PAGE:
Companies in other sectors are also racing up the Chinese sourcing curve. Wal-Mart bought about $10 billion to $15 billion worth of goods from China in 2003 and hopes to almost double that amount by 2007. Other retailers, including Best Buy, Carrefour, and Tesco, have equally ambitious plans.
The potential is impressive, but so are the difficulties, ranging from intellectual-property infringements and customs delays to poor communication between headquarters and suppliers. Ford reportedly did not meet its target of sourcing $1 billion worth of components from China last year, largely because the job of evaluating suppliers and establishing supply chain connections was bigger than the company had thought. But these hurdles, while daunting, can be overcome. Our work with companies that source goods in China suggests that three important issues should be addressed at the outset; other problems can be resolved later.
Inertia at headquarters
One of the biggest barriers to a Chinese sourcing program is resistance from middle managers at home, who often have a limited perspective. If their performance is measured on inventory turns, for example, they might worry that distant and uncertain supply lines will require them to hold larger inventories, thereby driving up costs and reducing turns. Similarly, logistics managers, who are evaluated on their ability to economize, warn that using far-flung suppliers will push up costs. Procurement managers wave the yellow flag about the quality of goods, while product designers, manufacturing chiefs, and plant managers all have objections of their own.
And they are right, from their specific points of view. Inventory and logistics costs will rise. Adjustments will be needed to deal with the new risks of managing suppliers in China. But companies that succeed there have demonstrated that the benefits of lower-cost purchasing almost always outweigh the increase in operational costs and risks. Even after accounting for them, one retailer recorded overall savings of more than 20 percent in its sourcing operation.
Managers at such companies see the bigger picture. They commit the time needed to make the case for change, sell it internally, and transform organizational structures, incentives, and performance measures. And as we have seen in our own work, there is also clear direction from the top. Without unambiguous support from senior executives, programs languish when procurement departments or operational managers try to implement them.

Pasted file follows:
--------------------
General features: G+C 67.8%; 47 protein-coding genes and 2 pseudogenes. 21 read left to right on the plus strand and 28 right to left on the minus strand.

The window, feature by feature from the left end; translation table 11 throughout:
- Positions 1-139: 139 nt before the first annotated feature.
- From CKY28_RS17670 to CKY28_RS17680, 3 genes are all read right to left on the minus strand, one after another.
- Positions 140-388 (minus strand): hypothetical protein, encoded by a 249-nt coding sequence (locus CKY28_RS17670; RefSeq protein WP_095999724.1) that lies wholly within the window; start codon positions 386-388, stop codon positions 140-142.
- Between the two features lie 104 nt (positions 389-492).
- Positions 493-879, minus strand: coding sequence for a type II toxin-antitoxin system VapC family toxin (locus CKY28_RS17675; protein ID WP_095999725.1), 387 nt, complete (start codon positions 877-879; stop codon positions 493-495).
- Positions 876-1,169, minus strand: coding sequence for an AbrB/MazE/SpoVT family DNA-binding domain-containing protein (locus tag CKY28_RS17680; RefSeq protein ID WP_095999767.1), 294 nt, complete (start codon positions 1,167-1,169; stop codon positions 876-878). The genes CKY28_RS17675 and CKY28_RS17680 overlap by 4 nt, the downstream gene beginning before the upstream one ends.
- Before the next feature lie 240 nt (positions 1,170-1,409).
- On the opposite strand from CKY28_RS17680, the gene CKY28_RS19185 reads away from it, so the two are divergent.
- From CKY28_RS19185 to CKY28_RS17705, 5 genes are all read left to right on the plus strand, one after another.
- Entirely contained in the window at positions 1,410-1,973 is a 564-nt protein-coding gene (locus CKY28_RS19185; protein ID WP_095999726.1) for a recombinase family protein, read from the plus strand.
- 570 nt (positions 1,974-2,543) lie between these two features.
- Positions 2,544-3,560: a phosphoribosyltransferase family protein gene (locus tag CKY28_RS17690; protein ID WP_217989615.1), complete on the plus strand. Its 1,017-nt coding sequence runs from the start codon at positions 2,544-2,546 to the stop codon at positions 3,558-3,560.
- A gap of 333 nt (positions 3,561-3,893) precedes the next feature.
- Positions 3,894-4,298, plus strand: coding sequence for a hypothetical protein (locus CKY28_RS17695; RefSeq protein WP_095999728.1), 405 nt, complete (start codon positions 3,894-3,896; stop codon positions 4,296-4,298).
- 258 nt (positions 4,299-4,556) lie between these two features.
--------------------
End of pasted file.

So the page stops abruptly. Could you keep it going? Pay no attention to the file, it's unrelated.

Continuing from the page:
Executives can overcome resistance to change by making a persuasive case for it. Some sponsor efforts to develop total-cost-of-ownership models that show whether the benefits of sourcing in China outweigh the additional logistics costs, lower inventory turns, and risks to quality (exhibit). At one high-tech company, for instance, managers from functions such as logistics and procurement worked with the CFO to create such a model. This exercise not only encouraged them to buy into the final assessment but also helped middle managers identify cross-functional sourcing issues, including how to get the logistics, inventory, and marketing teams working together to manage longer supply chains.
In addition, executives must find ways to minimize the pain of process changes and to make them acceptable quickly. One manufacturer began by using its existing processes to select, approve, negotiate with, and manage vendors instead of setting up a special Chinese initiative staffed by employees whose powers usurped the authority of sourcing and product managers. Processes and sourcing roles changed only after the company became comfortable working with Chinese suppliers. This manufacturer believes that the experiment helped its managers design a better sourcing program by allowing them to learn gradually about new approaches to purchasing, logistics, selecting vendors, and negotiations.
As a short-term measure, companies might redesign their performance incentives in order to encourage purchasing managers to buy goods from China. One retailer introduced "incubation" incentives to motivate its buyers, rewarding them with bonuses for the volume of products they sourced there.